Resort liquor bill stalls as House sends it back to conference
Published 1:03 am Sunday, March 1, 2009
The Mississippi House on Friday slowed the momentum of a bill that involves establishing resort areas where wine and liquor could be sold, including ones in Pearl River County.
The bill is a plan to let restaurants sell wine and liquor in a few resort areas that are now either alcohol-free or that allow nothing stronger than beer. The areas are in Tishomingo County in the north, in the city of Flowood and part of the city of Pearl in central Mississippi’s Rankin County and in Pearl River County in the south.
The resort liquor bill had been moving through the House and Senate in tandem with a bill to allow the City of Jackson to raise taxes, if voters approved, leading some lawmakers in both chambers to angrily accuse others of cutting behind-the-scenes deals that would violate their oath of office. Legislators swear not to trade their vote for one issue in exchange for a colleague’s vote for another.
Rep. Deryk Parker, D-Lucedale, said he believes drinking alcohol is morally wrong, but that’s not the only reason he opposes the expansion of liquor sales in resorts. He said big money has too much influence on the legislative process.
“I think the thing that upsets me the most about this … just because you get some developers with a lot of resources that can hire them some lobbyists that can come up here and walk the halls and wine and dine some legislators, we get this kind of mess to come out,” Parker said during the House debate Friday.
House Ways and Means Committee Chairman Percy Watson, D-Hattiesburg, said in an interview after the debate that some companies won’t sink big money into a development unless they’ll be allowed to sell liquor at clubs or restaurants.
“I don’t drink,” said Watson, a church deacon. “But all people are not like me.”
Opponents said the liquor bill is unfair because local residents in most of the proposed resort areas would not get to vote on whether to legalize the sale of whiskey, scotch and other hard drinks.
Picayune Representative Mark Formby said if the bill included a requirement for a special referendum in Pearl River County that would give the bill a better chance of passing.
“I really think if there was a county wide vote required it would pass the bill,” Formby said.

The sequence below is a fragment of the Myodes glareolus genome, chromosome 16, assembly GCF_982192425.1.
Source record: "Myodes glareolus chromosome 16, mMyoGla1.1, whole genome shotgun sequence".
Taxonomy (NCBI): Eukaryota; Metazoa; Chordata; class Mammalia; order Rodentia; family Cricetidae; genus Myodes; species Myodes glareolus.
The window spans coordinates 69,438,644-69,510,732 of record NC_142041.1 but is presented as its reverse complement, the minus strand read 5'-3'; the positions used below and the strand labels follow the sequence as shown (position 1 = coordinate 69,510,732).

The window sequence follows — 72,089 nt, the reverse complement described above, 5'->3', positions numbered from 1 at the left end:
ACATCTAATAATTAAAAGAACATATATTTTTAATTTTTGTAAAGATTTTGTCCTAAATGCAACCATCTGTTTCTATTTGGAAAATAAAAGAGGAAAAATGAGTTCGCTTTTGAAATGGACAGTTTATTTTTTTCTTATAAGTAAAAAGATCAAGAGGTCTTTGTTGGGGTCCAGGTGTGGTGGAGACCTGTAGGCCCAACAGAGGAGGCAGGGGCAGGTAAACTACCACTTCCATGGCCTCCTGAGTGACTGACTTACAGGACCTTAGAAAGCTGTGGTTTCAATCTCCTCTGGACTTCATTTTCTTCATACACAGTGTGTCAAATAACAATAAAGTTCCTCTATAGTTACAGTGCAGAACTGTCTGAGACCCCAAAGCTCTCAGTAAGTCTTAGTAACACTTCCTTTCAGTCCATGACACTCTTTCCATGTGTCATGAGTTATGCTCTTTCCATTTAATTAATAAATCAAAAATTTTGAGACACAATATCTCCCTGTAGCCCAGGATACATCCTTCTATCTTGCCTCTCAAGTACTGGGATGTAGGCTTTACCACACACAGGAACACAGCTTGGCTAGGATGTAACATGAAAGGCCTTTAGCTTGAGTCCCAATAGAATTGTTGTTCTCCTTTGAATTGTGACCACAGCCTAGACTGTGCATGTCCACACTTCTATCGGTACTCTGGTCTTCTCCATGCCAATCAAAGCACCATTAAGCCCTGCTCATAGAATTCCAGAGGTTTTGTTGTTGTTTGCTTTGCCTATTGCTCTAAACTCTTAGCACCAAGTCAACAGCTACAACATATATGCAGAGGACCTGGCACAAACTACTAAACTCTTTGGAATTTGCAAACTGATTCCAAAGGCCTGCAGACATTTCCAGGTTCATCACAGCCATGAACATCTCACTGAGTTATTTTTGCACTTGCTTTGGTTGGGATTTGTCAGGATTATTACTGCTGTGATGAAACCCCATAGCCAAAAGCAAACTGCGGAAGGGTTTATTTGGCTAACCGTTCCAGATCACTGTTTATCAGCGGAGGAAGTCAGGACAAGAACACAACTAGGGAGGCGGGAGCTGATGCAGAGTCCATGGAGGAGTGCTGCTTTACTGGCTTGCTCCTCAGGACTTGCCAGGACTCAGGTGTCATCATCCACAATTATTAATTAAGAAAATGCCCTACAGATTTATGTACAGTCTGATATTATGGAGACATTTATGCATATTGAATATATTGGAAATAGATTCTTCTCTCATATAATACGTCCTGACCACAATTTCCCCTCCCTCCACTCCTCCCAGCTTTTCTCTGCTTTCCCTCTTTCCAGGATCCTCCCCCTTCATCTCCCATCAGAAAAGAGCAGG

Currently there would be no referendum in a section of Pearl near the Mississippi Braves minor-league baseball park and the Bass Pro Shop. There also would be no referendum in part of Tishomingo County or in some subdivisions the bill mentions in Pearl River County. However, the bill says residents in the city of Flowood would get to vote on the liquor sales.
Formby said he has heard the proposed resort areas in Pearl River County include Hide-A-Way Lake, an area in Hillsdale and possibly another area in Heritage Oaks. Also, if the lake project in Millard is constructed then that area would also qualify as a resort area. Current wording of the bill states any residential area built around or near a lake, club or golf course could be deemed a resort area.
Under the current amendment to the bill there could be thousands of new resorts in Mississippi, Formby said. For the most part those resorts would be exclusive, leaving out the majority of the public.
Formby said the original bill came to the House of Representatives with only Tishomingo County listed. He said when it went to the Senate, Pearl River County Sen. Sid Albritton amended the bill to add the areas in Pearl River County. Albritton and Sen. Ezell Lee, also of Pearl River County, did not return numerous phone calls from the Picayune Item, made from Monday though Friday, about the topic.
According to senate vote records kept at http://billstatus.ls.state.ms.us/2009/pdf/history/HB/HB1441.xml Albritton voted for the amended bill while Lee voted against it. Formby said the vote taken in the House Friday sent the bill back to conference with a committee of three representatives and three senators. House leaders warned that the move could kill the bill because it could get bogged down.
Several lawmakers, including Republican Rep. Ray Rogers of Pearl, said local people near all the resort areas should get a voice.
“Pearl and Flowood are sister cities in Rankin County,” Rogers said. “We’re joined at the hip for 13 miles running east and west. They’re going to get a chance to vote on their whiskey and the Pearl people are not going to get a chance to vote on theirs.”
Rogers said people in Rankin County have voted against liquor eight times in the past 35 years, and some of the strongest opposition has come from the city of Pearl.
The bill is House Bill 1441.